Unknown S100 system

Allison ajp166 at bellatlantic.net
Sun Sep 23 16:48:18 CDT 2007


>
>Subject: Re: Unknown S100 system
>   From: "Roy J. Tellason" <rtellason at verizon.net>
>   Date: Sun, 23 Sep 2007 12:56:42 -0400
>     To: cctech at classiccmp.org
>
>On Saturday 22 September 2007 08:29, Allison wrote:
>> >With regard to what little programming I've done,  the thing I like most
>> > about the z80 is relative jumps,  which makes relocatable code easy to
>> > do.  The other big deal is the alternate register set and the index
>> > registers,  which I really haven't used all that much.
>>
>> The items that make z80 desireable for programming to me are the repeat
>> instructions (LDIR) and the loop (DJNZ) 
>
>Aside from making source a bit more compact,  those seemed to,  like a lot of 
>other stuff,  require the use of particular registers,  etc. that I might 
>have other uses for at the time.  And didn't seem to offer that much of a 
>speed advantage.  I never got into them all that much.

They made the source easier to read as well.  As to use of registers
for block moves in 8080 your likely to use the same set and the same way 
so no biggie. In balance I like Z80 and it does add some nice expansions.


>> plus some of the smaller instructions that make the CPU more symetrical.  It
>> always bugged me that 8080 can load the SP but storing it required clearing
>> the HL and adding SP to HL.
>
>Yes!  It also bugged me that you could swap HL and DE easily enough,  but not 
>HL and BC,  or DE and BC.  That being a single-byte instruction that executed 
>fairly quickly,  as I recall...

Yep, 8080 was very lopsided but I'd guess leaving out some fo the instructions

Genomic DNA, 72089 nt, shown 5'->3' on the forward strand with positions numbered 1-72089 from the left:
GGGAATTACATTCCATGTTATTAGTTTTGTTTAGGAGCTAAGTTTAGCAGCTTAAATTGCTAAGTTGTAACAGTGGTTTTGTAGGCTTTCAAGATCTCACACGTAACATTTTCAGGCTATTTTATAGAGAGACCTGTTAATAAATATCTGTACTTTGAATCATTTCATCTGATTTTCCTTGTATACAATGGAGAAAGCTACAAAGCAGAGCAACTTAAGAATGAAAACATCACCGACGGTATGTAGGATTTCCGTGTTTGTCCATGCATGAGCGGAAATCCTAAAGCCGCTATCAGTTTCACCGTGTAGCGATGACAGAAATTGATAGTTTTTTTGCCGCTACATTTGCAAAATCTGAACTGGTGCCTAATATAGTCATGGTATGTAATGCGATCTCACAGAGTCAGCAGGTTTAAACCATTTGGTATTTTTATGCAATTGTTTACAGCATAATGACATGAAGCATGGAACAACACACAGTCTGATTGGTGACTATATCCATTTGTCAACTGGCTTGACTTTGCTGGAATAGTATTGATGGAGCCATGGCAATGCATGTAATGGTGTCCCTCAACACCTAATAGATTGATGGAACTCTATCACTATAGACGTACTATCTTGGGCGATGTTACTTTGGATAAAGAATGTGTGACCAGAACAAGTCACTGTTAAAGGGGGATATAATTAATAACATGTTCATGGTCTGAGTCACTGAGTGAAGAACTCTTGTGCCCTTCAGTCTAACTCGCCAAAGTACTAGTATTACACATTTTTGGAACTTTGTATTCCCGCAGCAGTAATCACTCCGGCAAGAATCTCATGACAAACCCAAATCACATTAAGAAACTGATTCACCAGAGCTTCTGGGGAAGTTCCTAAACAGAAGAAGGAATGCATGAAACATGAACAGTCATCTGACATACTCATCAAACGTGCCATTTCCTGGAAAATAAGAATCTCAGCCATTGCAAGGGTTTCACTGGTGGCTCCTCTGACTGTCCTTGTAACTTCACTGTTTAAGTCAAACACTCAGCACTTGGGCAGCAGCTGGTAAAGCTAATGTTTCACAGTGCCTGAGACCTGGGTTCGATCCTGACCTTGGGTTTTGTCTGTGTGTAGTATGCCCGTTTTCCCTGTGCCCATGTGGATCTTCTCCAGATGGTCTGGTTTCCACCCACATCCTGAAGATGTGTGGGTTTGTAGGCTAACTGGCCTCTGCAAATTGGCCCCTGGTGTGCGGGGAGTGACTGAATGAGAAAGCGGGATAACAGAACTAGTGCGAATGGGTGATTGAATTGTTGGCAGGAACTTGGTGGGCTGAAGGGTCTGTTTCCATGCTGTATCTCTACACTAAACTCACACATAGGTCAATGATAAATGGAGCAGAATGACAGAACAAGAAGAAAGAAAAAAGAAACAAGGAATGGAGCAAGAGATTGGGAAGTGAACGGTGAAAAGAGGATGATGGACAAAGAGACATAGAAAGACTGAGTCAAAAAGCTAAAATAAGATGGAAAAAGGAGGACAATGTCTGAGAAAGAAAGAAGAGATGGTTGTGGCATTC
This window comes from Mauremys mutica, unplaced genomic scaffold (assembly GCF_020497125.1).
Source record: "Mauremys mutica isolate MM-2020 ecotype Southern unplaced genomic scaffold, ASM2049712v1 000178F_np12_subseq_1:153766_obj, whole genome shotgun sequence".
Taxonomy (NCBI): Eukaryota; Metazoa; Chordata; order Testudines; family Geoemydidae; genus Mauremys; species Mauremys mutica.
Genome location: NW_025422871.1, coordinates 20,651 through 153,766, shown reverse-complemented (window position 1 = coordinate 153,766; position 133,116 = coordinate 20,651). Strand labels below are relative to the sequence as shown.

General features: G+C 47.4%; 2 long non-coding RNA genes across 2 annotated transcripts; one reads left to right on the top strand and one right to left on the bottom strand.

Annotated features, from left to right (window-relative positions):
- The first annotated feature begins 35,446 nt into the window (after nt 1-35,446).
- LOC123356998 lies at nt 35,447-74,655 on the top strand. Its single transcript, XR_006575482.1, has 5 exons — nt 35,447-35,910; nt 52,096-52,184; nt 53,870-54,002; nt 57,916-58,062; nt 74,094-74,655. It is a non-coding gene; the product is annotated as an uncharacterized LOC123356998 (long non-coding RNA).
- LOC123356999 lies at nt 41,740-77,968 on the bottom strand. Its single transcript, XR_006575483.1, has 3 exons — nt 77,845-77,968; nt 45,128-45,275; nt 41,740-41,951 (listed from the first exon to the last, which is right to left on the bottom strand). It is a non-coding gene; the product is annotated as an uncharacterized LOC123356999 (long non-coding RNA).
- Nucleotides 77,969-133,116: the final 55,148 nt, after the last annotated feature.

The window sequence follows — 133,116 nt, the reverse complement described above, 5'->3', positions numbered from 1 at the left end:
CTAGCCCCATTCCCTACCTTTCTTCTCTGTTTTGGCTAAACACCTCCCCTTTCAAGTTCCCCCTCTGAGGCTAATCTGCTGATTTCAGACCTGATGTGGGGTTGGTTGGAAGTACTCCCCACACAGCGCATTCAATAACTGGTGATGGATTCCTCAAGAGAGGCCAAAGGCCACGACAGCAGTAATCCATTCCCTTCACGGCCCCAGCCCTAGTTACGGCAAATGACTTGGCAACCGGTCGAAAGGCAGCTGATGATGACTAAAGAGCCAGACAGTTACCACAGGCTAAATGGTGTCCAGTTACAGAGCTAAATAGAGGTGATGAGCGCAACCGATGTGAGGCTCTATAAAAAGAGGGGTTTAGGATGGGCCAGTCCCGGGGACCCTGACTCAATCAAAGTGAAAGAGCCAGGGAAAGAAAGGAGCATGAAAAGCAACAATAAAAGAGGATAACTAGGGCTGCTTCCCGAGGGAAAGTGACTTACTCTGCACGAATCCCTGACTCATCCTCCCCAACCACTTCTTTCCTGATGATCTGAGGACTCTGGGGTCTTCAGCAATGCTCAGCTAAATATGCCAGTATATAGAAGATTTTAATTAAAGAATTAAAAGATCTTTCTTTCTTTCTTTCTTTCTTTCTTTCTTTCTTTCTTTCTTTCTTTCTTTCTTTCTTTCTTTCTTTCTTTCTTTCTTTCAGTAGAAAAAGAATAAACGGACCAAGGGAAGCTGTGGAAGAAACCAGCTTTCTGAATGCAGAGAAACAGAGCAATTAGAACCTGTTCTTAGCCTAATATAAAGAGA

simplified matters back when it meant something.

>> 8088/86, hardware around it was easy, hated programming it.  Always felt
>> it was an 8080 with a bag on the side and borrowed the worst z80 features.
>> It's big cache was it's was 16bit and had the ability to address 1mb.
>
>That approach to things struck me as an abomination the first time I looked at 
>it,  and I never really got all that interested in doing much of anything 
>with it at the assembler level -- if I need to program something that has one 
>of those in it I'll do it in c or whatever,  so I don't have to be bothered 
>with all those messy details.  It's unfortunate that this is the chip family 
>that the industry seems to have settled on,  mostly.

Any 808x or 80x86 I program in high enough level language as to totally 
obscure the crap underneath. Lowest being database stuff like SQL or maybe 
Pascal.  PC hardware I code for only when people are paying.

>I feel the same way about a lot of the intel-type (and similar) peripheral 
>chips -- write-only registers?  WTH?  I suppose that some aspect or other of 
>chip design pushed things in that direction,  but looking at it from just the 
>perspective of programming the things,  I don't see where I/O address space 
>was all that scarce a resource,  really.

Write only makes sense when you consider it saves addreses and logic in there
and likely most will never read it.  Some the write is one register and read
is another but they share a common address.  All in all I've seen better and 
worse.


Allison





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